Pedotransfer Functions – in Soil Science

Pedotransfer Functions – in Soil Science

Pedotransfer functions (PTF) in soil science are prediction functions of specific soil qualities based on data from soil surveys. PTFs are mathematical models or equations used in soil science and hydrology to estimate various soil qualities and features based on easily observed soil data that is readily available. These functionalities allow for the prediction of soil qualities that would otherwise be time-consuming or expensive to measure directly in the field or laboratory.

Johan Bouma invented the term pedotransfer function to describe the process of converting data into what we require. A soil survey provides the most readily available data, such as field morphology, soil texture, structure, and pH. The basic idea behind pedo transfer functions is to estimate more complicated soil qualities using simple, commonly accessible soil information such as soil texture (the relative proportions of sand, silt, and clay), bulk density, organic matter concentration, and moisture content.

Some of the key soil properties that pedo transfer functions can predict include:

  • Hydraulic properties: Soil hydraulic conductivity (permeability), soil water retention characteristics (e.g., the soil moisture retention curve), and soil hydraulic diffusivity are examples of these. These qualities are critical for understanding water movement in soil, which is significant for irrigation management, estimating groundwater recharge, and hydrological modeling.
  • Soil organic carbon content: PTFs can quantify the amount of organic carbon in the soil, which is important for understanding soil fertility, carbon sequestration, and the role of the soil in the global carbon cycle.
  • Soil pH: Soil pH is a measure of the soil’s acidity or alkalinity and can impact nutrient availability and microbial activity in the soil. PTFs can help estimate soil pH based on other readily available soil properties.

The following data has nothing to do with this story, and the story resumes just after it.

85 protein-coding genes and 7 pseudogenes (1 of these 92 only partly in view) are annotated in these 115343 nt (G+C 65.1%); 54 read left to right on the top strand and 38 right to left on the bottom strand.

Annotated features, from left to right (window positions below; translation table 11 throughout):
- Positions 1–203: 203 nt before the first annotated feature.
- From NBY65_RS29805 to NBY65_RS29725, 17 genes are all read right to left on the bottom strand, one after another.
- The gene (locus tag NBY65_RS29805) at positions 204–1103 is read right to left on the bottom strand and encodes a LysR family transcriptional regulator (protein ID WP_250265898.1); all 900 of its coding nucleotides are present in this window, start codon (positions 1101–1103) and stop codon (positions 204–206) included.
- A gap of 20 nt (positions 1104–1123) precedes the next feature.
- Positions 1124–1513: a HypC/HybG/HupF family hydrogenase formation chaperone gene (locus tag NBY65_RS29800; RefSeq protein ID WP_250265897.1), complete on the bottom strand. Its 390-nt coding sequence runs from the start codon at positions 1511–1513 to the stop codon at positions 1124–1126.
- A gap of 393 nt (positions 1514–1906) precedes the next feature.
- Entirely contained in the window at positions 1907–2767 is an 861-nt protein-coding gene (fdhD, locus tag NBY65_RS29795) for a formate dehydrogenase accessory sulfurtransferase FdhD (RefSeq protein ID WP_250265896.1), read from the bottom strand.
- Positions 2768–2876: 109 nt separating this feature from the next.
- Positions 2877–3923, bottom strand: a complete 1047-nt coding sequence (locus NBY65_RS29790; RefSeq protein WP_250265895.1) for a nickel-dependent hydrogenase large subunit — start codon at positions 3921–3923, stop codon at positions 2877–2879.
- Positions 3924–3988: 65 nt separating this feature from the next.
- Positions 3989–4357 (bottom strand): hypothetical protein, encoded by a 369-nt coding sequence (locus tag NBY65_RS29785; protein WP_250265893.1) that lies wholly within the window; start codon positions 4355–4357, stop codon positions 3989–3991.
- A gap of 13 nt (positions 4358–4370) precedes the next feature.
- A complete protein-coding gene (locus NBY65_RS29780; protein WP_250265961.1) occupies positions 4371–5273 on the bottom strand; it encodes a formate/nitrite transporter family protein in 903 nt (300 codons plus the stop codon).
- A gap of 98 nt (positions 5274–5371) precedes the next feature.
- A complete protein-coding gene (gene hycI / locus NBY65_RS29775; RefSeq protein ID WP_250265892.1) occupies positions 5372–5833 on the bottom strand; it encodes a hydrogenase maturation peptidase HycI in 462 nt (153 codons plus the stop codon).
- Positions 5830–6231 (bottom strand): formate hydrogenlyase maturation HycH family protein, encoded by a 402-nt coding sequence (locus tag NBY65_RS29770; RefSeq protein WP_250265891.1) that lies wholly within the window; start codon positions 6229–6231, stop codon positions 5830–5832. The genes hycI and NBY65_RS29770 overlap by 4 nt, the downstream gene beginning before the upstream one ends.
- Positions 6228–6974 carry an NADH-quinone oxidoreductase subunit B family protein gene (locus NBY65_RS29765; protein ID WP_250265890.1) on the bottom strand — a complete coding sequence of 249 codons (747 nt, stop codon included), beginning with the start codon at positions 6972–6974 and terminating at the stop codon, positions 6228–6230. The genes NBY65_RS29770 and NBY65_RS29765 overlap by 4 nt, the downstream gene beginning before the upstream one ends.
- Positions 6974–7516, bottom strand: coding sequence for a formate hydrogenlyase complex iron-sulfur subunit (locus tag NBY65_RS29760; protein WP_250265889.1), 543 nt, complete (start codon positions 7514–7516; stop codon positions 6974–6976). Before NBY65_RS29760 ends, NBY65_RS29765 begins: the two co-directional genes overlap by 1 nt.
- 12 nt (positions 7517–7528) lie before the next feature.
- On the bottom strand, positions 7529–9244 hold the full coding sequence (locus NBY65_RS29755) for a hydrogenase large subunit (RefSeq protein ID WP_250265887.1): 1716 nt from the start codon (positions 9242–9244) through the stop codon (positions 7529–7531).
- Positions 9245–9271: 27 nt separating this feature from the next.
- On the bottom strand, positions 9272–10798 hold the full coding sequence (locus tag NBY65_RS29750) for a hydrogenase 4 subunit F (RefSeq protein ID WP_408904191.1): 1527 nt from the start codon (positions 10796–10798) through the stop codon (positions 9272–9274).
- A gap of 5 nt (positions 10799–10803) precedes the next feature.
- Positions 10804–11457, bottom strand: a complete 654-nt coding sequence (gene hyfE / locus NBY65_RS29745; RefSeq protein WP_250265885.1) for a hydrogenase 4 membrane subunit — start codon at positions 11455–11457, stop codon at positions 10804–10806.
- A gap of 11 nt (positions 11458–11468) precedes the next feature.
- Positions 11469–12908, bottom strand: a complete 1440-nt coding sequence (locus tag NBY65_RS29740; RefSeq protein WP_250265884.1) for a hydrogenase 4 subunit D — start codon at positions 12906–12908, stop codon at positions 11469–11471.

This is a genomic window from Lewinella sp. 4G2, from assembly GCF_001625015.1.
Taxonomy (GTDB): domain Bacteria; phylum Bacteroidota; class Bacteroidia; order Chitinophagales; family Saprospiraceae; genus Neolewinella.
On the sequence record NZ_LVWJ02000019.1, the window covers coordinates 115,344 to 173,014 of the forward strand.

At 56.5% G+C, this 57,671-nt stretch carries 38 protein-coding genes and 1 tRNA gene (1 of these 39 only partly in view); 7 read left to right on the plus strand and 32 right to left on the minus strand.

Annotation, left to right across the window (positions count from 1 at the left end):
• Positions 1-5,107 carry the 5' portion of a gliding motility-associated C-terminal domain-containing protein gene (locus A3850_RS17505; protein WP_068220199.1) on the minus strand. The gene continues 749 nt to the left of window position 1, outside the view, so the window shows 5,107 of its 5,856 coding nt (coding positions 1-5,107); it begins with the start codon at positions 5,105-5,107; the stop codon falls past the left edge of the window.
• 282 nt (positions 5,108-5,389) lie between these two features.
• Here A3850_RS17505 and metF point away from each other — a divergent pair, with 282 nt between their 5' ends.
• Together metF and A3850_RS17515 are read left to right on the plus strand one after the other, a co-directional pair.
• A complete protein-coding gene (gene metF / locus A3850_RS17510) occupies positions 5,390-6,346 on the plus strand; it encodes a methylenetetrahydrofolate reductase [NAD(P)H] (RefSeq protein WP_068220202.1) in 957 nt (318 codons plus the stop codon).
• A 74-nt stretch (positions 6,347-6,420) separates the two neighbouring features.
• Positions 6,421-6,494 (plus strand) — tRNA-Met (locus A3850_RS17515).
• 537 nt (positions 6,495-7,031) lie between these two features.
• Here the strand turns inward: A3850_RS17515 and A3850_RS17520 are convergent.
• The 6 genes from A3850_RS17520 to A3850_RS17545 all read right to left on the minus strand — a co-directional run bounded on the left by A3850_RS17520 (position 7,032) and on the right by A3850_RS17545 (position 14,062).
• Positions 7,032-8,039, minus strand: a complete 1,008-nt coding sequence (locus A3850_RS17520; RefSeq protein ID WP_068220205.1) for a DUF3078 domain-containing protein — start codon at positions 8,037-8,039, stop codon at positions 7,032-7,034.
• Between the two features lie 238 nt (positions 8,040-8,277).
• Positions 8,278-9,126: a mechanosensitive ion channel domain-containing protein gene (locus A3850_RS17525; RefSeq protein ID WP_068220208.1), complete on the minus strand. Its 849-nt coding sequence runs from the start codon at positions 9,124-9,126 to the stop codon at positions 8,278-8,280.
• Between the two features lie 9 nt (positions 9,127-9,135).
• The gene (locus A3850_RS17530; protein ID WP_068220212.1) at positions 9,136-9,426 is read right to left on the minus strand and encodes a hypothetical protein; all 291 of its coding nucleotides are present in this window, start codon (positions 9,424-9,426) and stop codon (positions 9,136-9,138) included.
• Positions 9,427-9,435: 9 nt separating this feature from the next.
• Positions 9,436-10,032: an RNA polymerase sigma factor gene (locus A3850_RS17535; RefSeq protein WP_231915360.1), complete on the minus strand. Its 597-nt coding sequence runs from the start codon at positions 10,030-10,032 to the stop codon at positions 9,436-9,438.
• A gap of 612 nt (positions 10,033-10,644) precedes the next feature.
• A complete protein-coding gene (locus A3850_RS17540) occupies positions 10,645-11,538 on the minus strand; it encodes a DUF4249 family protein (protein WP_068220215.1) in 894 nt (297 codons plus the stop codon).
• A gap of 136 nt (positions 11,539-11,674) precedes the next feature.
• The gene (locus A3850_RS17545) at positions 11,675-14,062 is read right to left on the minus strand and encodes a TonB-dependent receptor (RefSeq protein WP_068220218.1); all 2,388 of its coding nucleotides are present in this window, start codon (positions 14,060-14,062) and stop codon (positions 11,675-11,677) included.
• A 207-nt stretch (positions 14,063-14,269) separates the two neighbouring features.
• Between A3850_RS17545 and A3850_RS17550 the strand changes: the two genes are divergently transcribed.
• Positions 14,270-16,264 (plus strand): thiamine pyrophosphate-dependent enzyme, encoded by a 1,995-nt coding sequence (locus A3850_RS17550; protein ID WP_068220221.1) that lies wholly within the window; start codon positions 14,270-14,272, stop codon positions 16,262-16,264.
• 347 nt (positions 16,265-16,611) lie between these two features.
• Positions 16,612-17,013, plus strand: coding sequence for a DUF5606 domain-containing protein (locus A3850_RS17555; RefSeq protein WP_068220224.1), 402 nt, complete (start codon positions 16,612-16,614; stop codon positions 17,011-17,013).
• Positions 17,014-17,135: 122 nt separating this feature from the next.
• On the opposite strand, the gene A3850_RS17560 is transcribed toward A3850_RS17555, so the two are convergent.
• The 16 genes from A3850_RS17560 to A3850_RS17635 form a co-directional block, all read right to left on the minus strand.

• Cation exchange capacity (CEC): CEC is a measure of a soil’s ability to retain and exchange cations (positively charged ions) and is important for understanding nutrient availability to plants. PTFs can estimate CEC based on soil texture and organic matter content.

Pedotransfer functions provide value to this fundamental knowledge by converting it into estimations of more difficult and expensively determined soil attributes. These functions bridge the gap between accessible soil data and the qualities that are more relevant or required for a certain model or quality evaluation. Pedotransfer functions use various regression analysis and data mining techniques to identify rules that link basic soil parameters to more difficult-to-measure qualities.

Although not formally acknowledged and named until 1989, the concept of the pedotransfer function has long been used to estimate difficult-to-determine soil qualities. For estimating difficult-to-measure soil qualities, many soil science organizations have their own (unofficial) rule of thumb. The most extensive study in building PTFs has probably been for the calculation of water retention curve and hydraulic conductivity due to the special complexity, expense of measurement, and availability of vast databases.